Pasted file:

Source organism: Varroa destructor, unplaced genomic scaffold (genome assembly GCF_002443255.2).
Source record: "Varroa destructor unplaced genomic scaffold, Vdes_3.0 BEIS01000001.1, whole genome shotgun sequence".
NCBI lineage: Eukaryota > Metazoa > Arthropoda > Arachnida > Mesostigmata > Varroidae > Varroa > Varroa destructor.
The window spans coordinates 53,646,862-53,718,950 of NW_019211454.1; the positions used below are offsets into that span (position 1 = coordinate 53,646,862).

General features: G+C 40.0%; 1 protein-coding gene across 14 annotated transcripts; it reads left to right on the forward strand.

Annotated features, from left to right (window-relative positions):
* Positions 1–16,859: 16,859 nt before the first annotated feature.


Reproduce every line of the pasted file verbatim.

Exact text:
Source organism: Varroa destructor, unplaced genomic scaffold (genome assembly GCF_002443255.2).
Source record: "Varroa destructor unplaced genomic scaffold, Vdes_3.0 BEIS01000001.1, whole genome shotgun sequence".
NCBI lineage: Eukaryota > Metazoa > Arthropoda > Arachnida > Mesostigmata > Varroidae > Varroa > Varroa destructor.
The window spans coordinates 53,646,862-53,718,950 of NW_019211454.1; the positions used below are offsets into that span (position 1 = coordinate 53,646,862).

General features: G+C 40.0%; 1 protein-coding gene across 14 annotated transcripts; it reads left to right on the forward strand.

Annotated features, from left to right (window-relative positions):
* Positions 1–16,859: 16,859 nt before the first annotated feature.